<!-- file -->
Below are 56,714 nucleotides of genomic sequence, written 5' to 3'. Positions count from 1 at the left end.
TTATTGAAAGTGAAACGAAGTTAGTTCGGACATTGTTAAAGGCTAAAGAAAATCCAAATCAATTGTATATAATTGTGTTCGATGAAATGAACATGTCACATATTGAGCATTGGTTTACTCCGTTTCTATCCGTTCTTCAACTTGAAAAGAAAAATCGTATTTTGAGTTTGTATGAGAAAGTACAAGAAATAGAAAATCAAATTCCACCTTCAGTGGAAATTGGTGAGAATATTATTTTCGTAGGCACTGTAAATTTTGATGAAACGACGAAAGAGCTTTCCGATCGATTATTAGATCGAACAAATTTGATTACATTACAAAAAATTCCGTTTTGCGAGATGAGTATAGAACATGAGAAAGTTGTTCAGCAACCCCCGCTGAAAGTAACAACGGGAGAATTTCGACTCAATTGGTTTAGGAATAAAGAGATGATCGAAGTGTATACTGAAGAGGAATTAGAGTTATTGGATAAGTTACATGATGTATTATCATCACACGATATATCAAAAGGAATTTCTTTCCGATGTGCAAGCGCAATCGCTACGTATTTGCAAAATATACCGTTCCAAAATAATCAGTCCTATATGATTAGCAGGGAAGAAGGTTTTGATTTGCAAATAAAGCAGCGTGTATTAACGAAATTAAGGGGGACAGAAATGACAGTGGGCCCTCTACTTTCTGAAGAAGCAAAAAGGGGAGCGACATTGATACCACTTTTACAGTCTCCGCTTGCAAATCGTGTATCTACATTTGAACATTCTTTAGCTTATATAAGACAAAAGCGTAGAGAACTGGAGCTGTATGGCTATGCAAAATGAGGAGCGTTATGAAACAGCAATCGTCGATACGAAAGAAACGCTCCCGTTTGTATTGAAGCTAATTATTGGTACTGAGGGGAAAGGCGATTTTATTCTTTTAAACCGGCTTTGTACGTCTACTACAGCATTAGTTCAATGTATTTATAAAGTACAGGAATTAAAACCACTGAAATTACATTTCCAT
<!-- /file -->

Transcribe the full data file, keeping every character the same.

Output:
Below are 56,714 nucleotides of genomic sequence, written 5' to 3'. Positions count from 1 at the left end.
TTATTGAAAGTGAAACGAAGTTAGTTCGGACATTGTTAAAGGCTAAAGAAAATCCAAATCAATTGTATATAATTGTGTTCGATGAAATGAACATGTCACATATTGAGCATTGGTTTACTCCGTTTCTATCCGTTCTTCAACTTGAAAAGAAAAATCGTATTTTGAGTTTGTATGAGAAAGTACAAGAAATAGAAAATCAAATTCCACCTTCAGTGGAAATTGGTGAGAATATTATTTTCGTAGGCACTGTAAATTTTGATGAAACGACGAAAGAGCTTTCCGATCGATTATTAGATCGAACAAATTTGATTACATTACAAAAAATTCCGTTTTGCGAGATGAGTATAGAACATGAGAAAGTTGTTCAGCAACCCCCGCTGAAAGTAACAACGGGAGAATTTCGACTCAATTGGTTTAGGAATAAAGAGATGATCGAAGTGTATACTGAAGAGGAATTAGAGTTATTGGATAAGTTACATGATGTATTATCATCACACGATATATCAAAAGGAATTTCTTTCCGATGTGCAAGCGCAATCGCTACGTATTTGCAAAATATACCGTTCCAAAATAATCAGTCCTATATGATTAGCAGGGAAGAAGGTTTTGATTTGCAAATAAAGCAGCGTGTATTAACGAAATTAAGGGGGACAGAAATGACAGTGGGCCCTCTACTTTCTGAAGAAGCAAAAAGGGGAGCGACATTGATACCACTTTTACAGTCTCCGCTTGCAAATCGTGTATCTACATTTGAACATTCTTTAGCTTATATAAGACAAAAGCGTAGAGAACTGGAGCTGTATGGCTATGCAAAATGAGGAGCGTTATGAAACAGCAATCGTCGATACGAAAGAAACGCTCCCGTTTGTATTGAAGCTAATTATTGGTACTGAGGGGAAAGGCGATTTTATTCTTTTAAACCGGCTTTGTACGTCTACTACAGCATTAGTTCAATGTATTTATAAAGTACAGGAATTAAAACCACTGAAATTACATTTCCAT